Summer heat made UK plants more vulnerable to fungi and pests, RHS warns

Plants damaged by extreme temperatures are most at risk of disease, Royal Horticultural Society says

Summer’s prolonged droughts and extreme heat have made plants more susceptible to problems such as fungi and insects this coming autumn, the Royal Horticultural Society has warned.

Plants stressed or damaged by the heat are most at risk of disease, but the charity’s experts say gardeners should also look out for specific plants that are typically more vulnerable such as tomatoes.

Tomato growers may be noticing more blight than other years and the RHS advises those worried to “pick off green tomatoes and leave them to ripen on a windowsill”.

The changing seasons are also expected to lead to more mildew. “Mildew can look bad but it’s nothing to panic about for gardeners,” said the RHS. “Gardeners can pick off the worst affected leaves and ensure plants are watered but not saturated.”

The RHS also warned gardeners to look out for an increase in honey fungi and glasshouse thrips – a type of garden pest – in the coming months.

Honey fungus (Armillaria mellea) is described by the RHS as the “most destructive fungal disease in the UK” and is expected to cause greater devastation than usual this autumn after summer’s exceptionally hot weather left plants more vulnerable. It can be deadly to plants, spreading underground to attack and kill the roots, before causing the dead wood to decay.

With no chemical able to control the spread, the RHS advises gardeners to improve plant resilience by maintaining good plant health, making sure plants grow “in suitable conditions” and watering young plants less often but more thoroughly.

The UK’s record-breaking summer temperatures have also given rise to the glasshouse thrip, a tiny insect that can thrive in greenhouses.

Generally found in hot and dry conditions, this species of thrip has increasingly been able to survive in the south of the UK as the climate heats up.

Although the insects often do not cause noticeable damage, a garden infestation can cause mottling or spread plant viruses. Symptoms to look out for include silvery discoloured leaves, marked with small brown-red spots caused by the insects’ excrement. Worried gardeners should note that thrips can be controlled by natural garden predators, including the bug Orius laevigatus.

Sara Redstone, the biosecurity lead at RHS, said: “One of the best ways to maintain healthy plants year round is to let nature help in your garden. Gardens can play an important role in climate resilience and gardeners can maximise this by selecting and planting species which tolerate weather extremes in their local conditions.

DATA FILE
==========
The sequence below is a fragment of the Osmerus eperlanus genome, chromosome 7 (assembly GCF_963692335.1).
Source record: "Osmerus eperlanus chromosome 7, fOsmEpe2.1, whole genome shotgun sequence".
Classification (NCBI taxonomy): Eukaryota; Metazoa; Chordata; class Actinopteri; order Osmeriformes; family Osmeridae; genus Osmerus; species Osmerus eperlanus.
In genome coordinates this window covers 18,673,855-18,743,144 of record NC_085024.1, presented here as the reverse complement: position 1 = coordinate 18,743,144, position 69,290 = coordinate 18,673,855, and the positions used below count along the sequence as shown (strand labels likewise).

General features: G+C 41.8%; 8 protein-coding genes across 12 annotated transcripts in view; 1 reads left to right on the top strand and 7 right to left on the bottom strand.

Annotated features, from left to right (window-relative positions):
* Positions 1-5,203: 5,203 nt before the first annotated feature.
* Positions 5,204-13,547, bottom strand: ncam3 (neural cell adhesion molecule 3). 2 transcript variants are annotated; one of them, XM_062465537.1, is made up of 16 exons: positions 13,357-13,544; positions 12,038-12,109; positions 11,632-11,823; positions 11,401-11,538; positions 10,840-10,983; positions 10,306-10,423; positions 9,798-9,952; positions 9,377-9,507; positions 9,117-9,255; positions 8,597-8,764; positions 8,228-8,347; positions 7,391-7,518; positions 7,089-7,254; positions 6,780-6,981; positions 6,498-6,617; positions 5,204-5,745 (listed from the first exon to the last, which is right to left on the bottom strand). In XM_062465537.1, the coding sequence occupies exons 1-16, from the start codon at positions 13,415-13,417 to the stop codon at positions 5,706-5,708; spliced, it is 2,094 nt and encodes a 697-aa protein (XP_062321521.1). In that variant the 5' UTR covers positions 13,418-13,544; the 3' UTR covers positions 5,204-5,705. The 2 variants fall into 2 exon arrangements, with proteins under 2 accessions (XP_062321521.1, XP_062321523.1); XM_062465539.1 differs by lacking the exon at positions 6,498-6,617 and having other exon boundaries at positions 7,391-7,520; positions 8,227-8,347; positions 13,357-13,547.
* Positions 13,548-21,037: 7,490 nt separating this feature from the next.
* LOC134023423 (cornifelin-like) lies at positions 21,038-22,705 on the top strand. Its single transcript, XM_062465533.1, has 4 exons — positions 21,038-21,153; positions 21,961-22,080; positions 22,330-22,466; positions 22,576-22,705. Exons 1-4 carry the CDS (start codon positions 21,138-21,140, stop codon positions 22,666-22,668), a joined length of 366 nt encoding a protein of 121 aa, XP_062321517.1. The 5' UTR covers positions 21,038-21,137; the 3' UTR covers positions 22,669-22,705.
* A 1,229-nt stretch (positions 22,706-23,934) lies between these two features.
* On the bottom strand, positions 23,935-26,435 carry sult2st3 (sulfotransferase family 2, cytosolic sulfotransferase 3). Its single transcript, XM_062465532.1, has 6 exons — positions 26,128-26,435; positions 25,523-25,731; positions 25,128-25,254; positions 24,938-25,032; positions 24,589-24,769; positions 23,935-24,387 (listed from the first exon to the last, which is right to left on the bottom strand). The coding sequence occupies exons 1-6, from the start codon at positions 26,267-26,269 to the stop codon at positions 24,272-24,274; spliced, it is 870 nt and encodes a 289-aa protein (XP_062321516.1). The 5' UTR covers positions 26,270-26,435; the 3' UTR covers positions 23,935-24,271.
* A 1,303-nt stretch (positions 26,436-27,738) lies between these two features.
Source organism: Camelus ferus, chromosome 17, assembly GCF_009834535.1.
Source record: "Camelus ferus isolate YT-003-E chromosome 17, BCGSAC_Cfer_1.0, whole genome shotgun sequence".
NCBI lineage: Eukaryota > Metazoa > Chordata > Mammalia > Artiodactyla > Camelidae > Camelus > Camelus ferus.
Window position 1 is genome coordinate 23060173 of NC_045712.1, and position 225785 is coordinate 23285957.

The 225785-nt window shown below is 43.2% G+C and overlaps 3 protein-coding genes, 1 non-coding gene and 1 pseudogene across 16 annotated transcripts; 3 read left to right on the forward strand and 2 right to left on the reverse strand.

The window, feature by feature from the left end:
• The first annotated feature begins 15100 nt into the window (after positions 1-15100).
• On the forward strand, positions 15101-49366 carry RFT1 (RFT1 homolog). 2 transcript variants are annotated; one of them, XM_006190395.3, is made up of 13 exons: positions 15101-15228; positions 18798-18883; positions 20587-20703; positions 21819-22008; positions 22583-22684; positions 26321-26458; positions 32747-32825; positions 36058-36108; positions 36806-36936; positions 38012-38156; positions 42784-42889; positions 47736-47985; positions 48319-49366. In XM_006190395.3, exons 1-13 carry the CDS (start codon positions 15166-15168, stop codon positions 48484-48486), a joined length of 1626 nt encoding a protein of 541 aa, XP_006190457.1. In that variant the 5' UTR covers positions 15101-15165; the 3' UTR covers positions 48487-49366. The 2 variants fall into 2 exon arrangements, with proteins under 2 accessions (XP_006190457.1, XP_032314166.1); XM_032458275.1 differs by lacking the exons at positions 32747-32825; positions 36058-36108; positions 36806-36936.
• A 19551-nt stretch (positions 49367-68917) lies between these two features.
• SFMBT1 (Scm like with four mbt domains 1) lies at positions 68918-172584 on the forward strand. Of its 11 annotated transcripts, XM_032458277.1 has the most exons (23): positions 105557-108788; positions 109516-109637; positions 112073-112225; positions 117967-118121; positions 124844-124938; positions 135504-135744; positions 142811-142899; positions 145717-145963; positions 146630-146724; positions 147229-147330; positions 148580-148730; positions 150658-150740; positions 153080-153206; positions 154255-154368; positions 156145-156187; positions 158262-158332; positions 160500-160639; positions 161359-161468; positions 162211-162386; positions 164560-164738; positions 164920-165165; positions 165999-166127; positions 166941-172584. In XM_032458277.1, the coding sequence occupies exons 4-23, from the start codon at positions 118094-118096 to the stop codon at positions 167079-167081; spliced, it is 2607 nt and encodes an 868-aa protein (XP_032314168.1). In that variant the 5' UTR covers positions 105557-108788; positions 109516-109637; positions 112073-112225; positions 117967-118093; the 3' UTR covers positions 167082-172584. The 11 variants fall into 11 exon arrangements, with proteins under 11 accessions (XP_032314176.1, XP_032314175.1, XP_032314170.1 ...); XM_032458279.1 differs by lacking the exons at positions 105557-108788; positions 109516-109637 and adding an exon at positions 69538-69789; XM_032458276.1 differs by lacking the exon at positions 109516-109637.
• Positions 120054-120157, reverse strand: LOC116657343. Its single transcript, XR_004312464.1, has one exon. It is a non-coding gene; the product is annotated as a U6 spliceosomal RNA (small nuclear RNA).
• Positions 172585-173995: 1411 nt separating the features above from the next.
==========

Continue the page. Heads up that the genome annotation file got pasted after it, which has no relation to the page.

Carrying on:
“These resilient plants will be less stressed by the increasingly frequent harsh conditions we expect to see under climate change, and therefore stand a better chance of surviving disease.”

Yasmeen Louis

The GuardianTramp

Related Content

Article image
‘Superhero’ moss can save communities from flooding, say scientists
Sphagnum moss found to drastically slow down rainwater runoff in Peak District ‘outdoor laboratory’ study

Waseem Mohamed

30, Sep, 2022 @1:00 PM

Article image
Hosepipe bans, water butts and beavers: what can we do to combat drought in Britain?
Parts of UK are preparing for emergency water measures despite country getting more annual rainfall than rest of Europe

Helena Horton and Sascha Pare

06, Aug, 2022 @7:00 AM

Article image
Why growing fungi at home is beginning to mushroom
Home fungus growers can boost soil quality in small gardens and cultivate exotic varieties using coffee grounds and online kits

Helena Horton Environment reporter

26, Nov, 2022 @8:00 AM

Article image
Warmer UK weather adding to spread of fruit tree diseases
Royal Horticultural Society links spread of orchard infections to heatwave with trees still at risk

Helena Horton Environment reporter

03, Mar, 2023 @12:06 PM

Article image
RHS asks gardeners to find interesting ‘weeds’ that may be rare plants
People urged to submit specimens to an app as private gardens may be fresh source of scientific discovery

Helena Horton Environment reporter

04, Feb, 2023 @7:00 AM

Article image
Cop27: crucial climate talks more fragile than ever after year of turmoil
With war in Ukraine and a cost of living crisis, the global picture is much changed since last year’s conference

Fiona Harvey Environment editor

05, Nov, 2022 @12:00 PM

Article image
National Trust tells of bats in distress and water features drying up in heat
Charity says extreme conditions a ‘watershed moment’ and it is planning for long-term hot weather

Jessica Murray Midlands correspondent

10, Aug, 2022 @5:00 AM

Article image
Weather patterns may lead to flooding in February, Met Office warns
Government embarks on campaign to raise awareness over weather threat as England remains in drought

Helena Horton Environment reporter

07, Nov, 2022 @1:22 PM

Article image
More than 400 weather stations beat heat records in 2021
Maximiliano Herrera, watcher of extreme weather, says last year likely to be in top five or six hottest in history

Bibi van der Zee

07, Jan, 2022 @11:03 AM

Article image
What happens when drought is declared by the UK government?
With drought declared in parts of England and other areas at pre-drought stage, we look at some key questions

Tom Levitt

12, Aug, 2022 @1:08 PM